Assessing Increased Mortality Risks of Antipsychotics and Mood Stabilizers in Dementia

Kermit Cole
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An article in January’s American Journal of Psychiatry weighs the relative risk of mortality associated with various antipsychotics and mood stabilizers used in the treatment of 33,604 patients with dementia. An accompanying editorial in the same issue points out that the least risky options were also the least effective in curbing aggression.
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Kermit Cole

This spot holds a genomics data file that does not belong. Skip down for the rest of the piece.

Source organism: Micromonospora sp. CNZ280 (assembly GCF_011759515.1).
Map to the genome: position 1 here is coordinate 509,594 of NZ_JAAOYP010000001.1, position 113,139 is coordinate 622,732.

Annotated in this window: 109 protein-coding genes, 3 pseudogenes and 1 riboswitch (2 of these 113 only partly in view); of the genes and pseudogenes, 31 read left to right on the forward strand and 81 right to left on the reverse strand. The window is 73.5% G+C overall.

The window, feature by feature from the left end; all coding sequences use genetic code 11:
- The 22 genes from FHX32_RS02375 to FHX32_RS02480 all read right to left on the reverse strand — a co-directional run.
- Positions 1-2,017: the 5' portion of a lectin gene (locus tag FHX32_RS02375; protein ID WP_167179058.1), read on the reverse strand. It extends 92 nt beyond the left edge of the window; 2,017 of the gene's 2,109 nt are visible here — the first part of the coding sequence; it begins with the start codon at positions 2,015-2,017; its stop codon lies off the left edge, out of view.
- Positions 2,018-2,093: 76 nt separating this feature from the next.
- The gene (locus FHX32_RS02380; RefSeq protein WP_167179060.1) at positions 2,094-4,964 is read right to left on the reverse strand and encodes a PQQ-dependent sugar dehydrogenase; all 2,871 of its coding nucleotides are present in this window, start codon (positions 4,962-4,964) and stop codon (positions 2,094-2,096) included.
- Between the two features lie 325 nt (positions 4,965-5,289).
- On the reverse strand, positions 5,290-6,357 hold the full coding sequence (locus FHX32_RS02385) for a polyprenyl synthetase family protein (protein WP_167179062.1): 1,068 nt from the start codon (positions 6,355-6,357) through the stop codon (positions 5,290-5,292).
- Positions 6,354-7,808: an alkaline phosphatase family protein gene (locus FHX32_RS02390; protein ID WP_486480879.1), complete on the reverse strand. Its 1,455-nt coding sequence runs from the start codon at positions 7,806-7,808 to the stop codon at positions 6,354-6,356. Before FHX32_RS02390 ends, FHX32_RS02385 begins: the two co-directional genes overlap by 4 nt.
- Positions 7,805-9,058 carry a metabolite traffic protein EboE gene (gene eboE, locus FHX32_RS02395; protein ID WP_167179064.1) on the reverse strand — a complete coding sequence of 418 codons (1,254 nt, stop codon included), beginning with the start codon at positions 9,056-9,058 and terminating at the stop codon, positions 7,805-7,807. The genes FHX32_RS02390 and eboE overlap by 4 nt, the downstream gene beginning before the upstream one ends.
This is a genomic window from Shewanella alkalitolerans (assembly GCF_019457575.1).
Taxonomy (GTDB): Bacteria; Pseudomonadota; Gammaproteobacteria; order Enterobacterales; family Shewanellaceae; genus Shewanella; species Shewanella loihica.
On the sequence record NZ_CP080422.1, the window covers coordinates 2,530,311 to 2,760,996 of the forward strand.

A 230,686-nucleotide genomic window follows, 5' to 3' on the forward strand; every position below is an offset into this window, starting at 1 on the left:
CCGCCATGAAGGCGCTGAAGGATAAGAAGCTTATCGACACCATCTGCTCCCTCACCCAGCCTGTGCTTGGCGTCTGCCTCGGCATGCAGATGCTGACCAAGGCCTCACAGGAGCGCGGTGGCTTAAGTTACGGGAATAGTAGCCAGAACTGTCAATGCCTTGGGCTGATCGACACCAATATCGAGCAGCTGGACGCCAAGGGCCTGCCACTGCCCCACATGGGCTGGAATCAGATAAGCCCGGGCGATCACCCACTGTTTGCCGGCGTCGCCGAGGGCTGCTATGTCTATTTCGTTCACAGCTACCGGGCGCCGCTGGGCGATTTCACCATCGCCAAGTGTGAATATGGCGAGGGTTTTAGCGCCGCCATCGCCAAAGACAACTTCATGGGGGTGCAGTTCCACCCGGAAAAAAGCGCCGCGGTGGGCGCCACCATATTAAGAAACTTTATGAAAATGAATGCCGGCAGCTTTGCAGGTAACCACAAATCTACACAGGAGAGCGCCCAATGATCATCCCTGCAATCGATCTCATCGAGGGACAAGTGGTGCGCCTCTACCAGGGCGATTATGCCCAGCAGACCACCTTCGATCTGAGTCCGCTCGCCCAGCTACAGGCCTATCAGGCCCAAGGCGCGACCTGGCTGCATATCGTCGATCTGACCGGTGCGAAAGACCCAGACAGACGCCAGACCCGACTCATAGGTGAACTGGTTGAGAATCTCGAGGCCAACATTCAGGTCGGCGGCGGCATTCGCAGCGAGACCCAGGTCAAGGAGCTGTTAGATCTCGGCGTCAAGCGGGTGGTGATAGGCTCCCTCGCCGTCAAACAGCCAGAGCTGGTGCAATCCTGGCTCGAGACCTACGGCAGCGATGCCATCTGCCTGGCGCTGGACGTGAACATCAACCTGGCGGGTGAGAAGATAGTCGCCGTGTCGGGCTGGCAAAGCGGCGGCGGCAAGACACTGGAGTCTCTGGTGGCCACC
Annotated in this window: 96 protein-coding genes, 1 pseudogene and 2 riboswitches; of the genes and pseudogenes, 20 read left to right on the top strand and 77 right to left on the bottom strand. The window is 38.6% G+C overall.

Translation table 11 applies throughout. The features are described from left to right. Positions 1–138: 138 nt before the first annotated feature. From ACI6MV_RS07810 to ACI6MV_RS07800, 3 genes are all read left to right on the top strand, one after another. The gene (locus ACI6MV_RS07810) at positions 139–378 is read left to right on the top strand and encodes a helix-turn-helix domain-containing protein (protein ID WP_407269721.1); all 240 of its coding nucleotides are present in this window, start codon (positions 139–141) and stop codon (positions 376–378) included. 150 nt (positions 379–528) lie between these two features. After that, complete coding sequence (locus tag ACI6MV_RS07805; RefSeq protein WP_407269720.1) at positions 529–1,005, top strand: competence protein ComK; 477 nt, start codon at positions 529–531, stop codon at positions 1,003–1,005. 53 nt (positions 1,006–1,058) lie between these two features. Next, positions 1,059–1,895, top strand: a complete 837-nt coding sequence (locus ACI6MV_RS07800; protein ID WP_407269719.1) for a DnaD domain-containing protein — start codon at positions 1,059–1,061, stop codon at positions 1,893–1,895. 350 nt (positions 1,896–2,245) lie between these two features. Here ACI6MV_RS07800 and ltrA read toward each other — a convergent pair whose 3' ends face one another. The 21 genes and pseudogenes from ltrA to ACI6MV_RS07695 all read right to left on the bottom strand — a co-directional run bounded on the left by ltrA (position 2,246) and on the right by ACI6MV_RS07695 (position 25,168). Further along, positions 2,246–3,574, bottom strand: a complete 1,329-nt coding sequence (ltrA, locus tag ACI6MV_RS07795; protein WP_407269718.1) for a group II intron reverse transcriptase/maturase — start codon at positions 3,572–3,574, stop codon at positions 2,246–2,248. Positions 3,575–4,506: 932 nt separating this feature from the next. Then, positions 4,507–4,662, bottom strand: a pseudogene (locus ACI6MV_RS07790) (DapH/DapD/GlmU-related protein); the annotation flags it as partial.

Kermit Cole, MFT, founding editor of Mad in America, works in Santa Fe, New Mexico as a couples and family therapist. Inspired by Open Dialogue, he works as part of a team and consults with couples and families that have members identified as patients. His work in residential treatment — largely with severely traumatized and/or "psychotic" clients — led to an appreciation of the power and beauty of systemic philosophy and practice, as the alternative to the prevailing focus on individual pathology. A former film-maker, he has undergraduate and master's degrees in psychology from Harvard University, as well as an MFT degree from the Council for Relationships in Philadelphia. He is a doctoral candidate with the Taos Institute and the Free University of Brussels. You can reach him at [email protected]